blogenlust
8.08.2004

Ridge vs. Blunkett


It seems to me that many people are beginning to become skeptical of the terror warning system in this country, and any press conference by Tom Ridge, in particular. Of course, I think this is completely warranted, because you can only warn of a "non-specific threat" with no known timeframe for so long before people stop taking you seriously. As a result, I found this article in Britain's The Observer interesting. The author is the British equivalent of Tom Ridge. Of particular note, I think, is their fundamental diffference in how they view their job duties. David Blunkett is Britain's Home Secretary:
Of course, it is not possible for me to comment on last week's arrests and the action which has followed. These are operational matters. But I can say that I am full of admiration for the work of the police and the Security Service in dealing with these situations. I issued an appropriate statement and I refused to comment further. Why? Because had I done so without having anything additional to add, I would have merely added to the speculation, to the hype, to the desire for something to say for its own sake. In other words, to feed the news frenzy in a slack news period. Is that really the job of a senior cabinet minister in charge of counter-terrorism? To feed the media? To increase concern? To have something to say, whatever it is, in order to satisfy the insatiable desire to hear somebody saying something? Of course not. This is arrant nonsense. I've never been known as a shrinking violet and I'm the first person to say something when I've got something to say. But it is important to be able to distinguish if there is a meaningful contribution that helps to secure us from terrorism. And to understand if there isn't. And there are very good reasons why we shouldn't reveal certain information to the public. Firstly, we do not want to undermine in any way our sources of information, or share information which could place investigations in jeopardy. Second, we do not want to do or say anything which would prejudice any trial. So I make no apology for not having appeared last week, over and over again.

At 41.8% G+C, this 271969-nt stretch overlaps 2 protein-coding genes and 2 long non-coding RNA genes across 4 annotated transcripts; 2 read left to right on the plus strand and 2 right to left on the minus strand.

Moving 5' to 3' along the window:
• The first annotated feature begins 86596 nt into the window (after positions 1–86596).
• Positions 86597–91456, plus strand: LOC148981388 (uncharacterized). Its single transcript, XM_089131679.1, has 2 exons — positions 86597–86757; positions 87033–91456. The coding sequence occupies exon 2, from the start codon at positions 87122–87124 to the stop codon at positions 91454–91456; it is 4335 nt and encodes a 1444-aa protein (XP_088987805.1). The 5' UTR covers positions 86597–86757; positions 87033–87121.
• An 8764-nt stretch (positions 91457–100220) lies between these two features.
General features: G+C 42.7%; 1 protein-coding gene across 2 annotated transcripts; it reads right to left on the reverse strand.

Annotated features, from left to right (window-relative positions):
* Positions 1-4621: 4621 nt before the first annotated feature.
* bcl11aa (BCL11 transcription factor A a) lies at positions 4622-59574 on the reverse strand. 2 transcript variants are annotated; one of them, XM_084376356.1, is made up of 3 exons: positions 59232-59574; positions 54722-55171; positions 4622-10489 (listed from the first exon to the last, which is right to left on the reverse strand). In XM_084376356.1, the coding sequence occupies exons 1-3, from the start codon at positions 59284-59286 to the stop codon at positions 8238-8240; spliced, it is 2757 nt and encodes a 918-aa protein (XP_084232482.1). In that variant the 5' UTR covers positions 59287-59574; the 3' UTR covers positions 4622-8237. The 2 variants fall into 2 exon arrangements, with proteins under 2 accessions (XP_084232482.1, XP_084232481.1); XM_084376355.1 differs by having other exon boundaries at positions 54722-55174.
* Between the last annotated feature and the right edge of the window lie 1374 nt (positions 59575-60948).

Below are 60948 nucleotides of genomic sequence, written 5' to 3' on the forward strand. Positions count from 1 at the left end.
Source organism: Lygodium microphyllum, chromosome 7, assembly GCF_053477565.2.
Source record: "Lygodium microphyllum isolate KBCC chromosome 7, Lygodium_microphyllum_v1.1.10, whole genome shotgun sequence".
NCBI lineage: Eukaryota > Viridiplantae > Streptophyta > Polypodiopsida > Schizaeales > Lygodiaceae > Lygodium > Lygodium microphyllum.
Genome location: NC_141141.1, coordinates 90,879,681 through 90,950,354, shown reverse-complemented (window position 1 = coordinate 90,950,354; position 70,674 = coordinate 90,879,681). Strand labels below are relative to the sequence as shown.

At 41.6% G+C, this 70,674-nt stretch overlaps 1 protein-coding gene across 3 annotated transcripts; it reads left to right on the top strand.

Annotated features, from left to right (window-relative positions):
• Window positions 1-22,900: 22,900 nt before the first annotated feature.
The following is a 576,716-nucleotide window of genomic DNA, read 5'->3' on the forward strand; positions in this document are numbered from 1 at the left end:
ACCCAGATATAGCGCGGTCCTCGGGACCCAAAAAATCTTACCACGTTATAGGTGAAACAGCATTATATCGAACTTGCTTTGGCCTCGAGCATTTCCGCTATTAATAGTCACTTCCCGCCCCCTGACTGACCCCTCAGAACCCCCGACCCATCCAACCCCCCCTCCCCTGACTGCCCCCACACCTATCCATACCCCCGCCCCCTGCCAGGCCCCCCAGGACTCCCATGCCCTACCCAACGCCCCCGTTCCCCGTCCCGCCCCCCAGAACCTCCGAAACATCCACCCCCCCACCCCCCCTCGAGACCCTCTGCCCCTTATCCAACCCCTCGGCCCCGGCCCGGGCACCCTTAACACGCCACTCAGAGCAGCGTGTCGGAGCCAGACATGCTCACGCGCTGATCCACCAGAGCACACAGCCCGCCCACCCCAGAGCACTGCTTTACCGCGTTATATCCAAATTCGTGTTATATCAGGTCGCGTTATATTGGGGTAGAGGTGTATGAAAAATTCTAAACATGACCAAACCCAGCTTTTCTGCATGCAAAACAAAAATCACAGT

Int.